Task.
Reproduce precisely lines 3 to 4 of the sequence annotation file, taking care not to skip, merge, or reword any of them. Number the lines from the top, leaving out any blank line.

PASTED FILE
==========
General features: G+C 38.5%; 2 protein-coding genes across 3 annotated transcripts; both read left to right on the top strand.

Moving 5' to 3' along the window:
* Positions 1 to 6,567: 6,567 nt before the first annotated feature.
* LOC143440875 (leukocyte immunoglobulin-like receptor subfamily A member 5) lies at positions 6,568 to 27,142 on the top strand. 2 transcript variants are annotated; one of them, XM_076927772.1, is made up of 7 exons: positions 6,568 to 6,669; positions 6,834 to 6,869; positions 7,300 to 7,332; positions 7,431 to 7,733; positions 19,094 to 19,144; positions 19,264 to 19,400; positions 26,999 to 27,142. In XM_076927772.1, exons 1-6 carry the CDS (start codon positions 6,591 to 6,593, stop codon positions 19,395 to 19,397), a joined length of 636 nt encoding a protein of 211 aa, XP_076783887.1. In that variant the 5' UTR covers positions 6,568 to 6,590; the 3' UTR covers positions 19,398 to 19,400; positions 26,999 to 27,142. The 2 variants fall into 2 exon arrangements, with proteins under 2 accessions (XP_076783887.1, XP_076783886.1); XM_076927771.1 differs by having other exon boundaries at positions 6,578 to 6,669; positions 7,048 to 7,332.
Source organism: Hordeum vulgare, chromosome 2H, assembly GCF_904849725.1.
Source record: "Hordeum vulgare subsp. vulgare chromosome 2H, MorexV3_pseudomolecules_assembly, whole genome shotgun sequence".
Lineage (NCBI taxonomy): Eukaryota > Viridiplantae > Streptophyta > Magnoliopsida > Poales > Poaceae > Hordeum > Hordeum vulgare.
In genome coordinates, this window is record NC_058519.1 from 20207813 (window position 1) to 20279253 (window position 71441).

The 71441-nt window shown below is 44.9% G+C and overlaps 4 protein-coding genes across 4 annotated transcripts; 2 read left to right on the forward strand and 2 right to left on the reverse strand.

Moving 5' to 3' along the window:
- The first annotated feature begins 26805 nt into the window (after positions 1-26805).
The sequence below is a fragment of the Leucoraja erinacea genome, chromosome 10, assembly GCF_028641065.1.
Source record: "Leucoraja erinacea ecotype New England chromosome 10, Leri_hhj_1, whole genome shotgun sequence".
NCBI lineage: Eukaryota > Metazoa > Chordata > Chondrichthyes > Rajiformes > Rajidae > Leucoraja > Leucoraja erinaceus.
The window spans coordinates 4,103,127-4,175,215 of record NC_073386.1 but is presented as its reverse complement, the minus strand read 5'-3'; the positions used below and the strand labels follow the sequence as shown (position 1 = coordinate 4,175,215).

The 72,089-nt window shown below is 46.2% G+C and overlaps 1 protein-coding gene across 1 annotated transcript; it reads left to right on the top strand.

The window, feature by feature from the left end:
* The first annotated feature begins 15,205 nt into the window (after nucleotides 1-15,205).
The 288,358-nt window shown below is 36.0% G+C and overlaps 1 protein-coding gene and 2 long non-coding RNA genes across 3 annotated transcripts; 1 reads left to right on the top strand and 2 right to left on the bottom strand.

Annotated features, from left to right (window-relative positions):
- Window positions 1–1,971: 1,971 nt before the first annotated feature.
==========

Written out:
* Positions 1 to 6,567: 6,567 nt before the first annotated feature.
* LOC143440875 (leukocyte immunoglobulin-like receptor subfamily A member 5) lies at positions 6,568 to 27,142 on the top strand. 2 transcript variants are annotated; one of them, XM_076927772.1, is made up of 7 exons: positions 6,568 to 6,669; positions 6,834 to 6,869; positions 7,300 to 7,332; positions 7,431 to 7,733; positions 19,094 to 19,144; positions 19,264 to 19,400; positions 26,999 to 27,142. In XM_076927772.1, exons 1-6 carry the CDS (start codon positions 6,591 to 6,593, stop codon positions 19,395 to 19,397), a joined length of 636 nt encoding a protein of 211 aa, XP_076783887.1. In that variant the 5' UTR covers positions 6,568 to 6,590; the 3' UTR covers positions 19,398 to 19,400; positions 26,999 to 27,142. The 2 variants fall into 2 exon arrangements, with proteins under 2 accessions (XP_076783887.1, XP_076783886.1); XM_076927771.1 differs by having other exon boundaries at positions 6,578 to 6,669; positions 7,048 to 7,332.